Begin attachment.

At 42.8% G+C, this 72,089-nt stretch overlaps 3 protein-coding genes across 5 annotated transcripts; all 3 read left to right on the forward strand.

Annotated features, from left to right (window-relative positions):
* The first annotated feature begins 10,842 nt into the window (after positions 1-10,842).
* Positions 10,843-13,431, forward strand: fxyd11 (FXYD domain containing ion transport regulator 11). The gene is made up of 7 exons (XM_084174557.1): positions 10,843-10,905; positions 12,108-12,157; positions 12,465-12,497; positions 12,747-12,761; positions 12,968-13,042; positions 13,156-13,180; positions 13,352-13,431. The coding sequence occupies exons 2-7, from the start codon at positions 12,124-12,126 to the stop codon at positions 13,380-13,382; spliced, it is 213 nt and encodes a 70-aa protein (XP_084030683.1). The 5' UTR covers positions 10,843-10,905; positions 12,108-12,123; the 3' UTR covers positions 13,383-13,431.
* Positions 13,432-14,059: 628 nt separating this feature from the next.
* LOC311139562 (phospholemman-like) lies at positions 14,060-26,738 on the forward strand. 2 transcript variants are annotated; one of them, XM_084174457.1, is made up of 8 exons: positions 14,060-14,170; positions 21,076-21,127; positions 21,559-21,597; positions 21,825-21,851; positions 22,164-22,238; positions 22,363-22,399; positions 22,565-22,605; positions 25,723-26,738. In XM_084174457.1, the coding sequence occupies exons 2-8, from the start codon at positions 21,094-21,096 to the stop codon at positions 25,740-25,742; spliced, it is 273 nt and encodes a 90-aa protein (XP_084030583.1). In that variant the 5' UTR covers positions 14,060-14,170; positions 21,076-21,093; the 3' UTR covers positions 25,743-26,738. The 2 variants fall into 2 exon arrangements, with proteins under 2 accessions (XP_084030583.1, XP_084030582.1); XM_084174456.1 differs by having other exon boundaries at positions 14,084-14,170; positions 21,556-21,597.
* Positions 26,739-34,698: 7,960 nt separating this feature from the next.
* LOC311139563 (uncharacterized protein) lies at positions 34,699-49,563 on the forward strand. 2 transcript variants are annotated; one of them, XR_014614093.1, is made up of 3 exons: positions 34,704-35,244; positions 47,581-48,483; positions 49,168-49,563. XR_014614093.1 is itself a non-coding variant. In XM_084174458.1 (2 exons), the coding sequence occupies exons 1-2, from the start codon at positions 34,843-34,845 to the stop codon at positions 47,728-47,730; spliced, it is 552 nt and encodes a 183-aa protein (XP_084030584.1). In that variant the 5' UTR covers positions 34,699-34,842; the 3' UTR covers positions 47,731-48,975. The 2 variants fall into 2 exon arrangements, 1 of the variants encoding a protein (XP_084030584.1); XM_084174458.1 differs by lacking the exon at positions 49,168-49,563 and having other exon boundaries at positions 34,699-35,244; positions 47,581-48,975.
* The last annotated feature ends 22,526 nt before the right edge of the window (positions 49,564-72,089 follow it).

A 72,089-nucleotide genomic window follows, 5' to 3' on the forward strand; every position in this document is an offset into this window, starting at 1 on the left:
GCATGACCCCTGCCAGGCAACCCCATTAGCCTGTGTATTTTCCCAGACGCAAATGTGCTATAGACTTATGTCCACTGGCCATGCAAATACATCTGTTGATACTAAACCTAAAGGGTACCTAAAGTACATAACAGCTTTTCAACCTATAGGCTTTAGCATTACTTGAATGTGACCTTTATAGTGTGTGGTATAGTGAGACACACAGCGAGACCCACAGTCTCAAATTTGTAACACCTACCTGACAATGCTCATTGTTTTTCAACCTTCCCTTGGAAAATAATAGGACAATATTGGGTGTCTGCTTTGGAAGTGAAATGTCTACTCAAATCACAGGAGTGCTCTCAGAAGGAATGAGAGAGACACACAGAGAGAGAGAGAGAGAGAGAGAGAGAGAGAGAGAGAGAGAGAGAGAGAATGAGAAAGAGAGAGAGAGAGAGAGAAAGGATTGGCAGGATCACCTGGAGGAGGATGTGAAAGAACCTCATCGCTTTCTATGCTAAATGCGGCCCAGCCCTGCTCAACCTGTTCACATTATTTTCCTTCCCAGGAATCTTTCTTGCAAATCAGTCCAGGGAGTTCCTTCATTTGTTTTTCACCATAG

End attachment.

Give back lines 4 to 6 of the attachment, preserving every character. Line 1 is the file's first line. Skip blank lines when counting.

* Positions 10,843-13,431, forward strand: fxyd11 (FXYD domain containing ion transport regulator 11). The gene is made up of 7 exons (XM_084174557.1): positions 10,843-10,905; positions 12,108-12,157; positions 12,465-12,497; positions 12,747-12,761; positions 12,968-13,042; positions 13,156-13,180; positions 13,352-13,431. The coding sequence occupies exons 2-7, from the start codon at positions 12,124-12,126 to the stop codon at positions 13,380-13,382; spliced, it is 213 nt and encodes a 70-aa protein (XP_084030683.1). The 5' UTR covers positions 10,843-10,905; positions 12,108-12,123; the 3' UTR covers positions 13,383-13,431.
* Positions 13,432-14,059: 628 nt separating this feature from the next.
* LOC311139562 (phospholemman-like) lies at positions 14,060-26,738 on the forward strand. 2 transcript variants are annotated; one of them, XM_084174457.1, is made up of 8 exons: positions 14,060-14,170; positions 21,076-21,127; positions 21,559-21,597; positions 21,825-21,851; positions 22,164-22,238; positions 22,363-22,399; positions 22,565-22,605; positions 25,723-26,738. In XM_084174457.1, the coding sequence occupies exons 2-8, from the start codon at positions 21,094-21,096 to the stop codon at positions 25,740-25,742; spliced, it is 273 nt and encodes a 90-aa protein (XP_084030583.1). In that variant the 5' UTR covers positions 14,060-14,170; positions 21,076-21,093; the 3' UTR covers positions 25,743-26,738. The 2 variants fall into 2 exon arrangements, with proteins under 2 accessions (XP_084030583.1, XP_084030582.1); XM_084174456.1 differs by having other exon boundaries at positions 14,084-14,170; positions 21,556-21,597.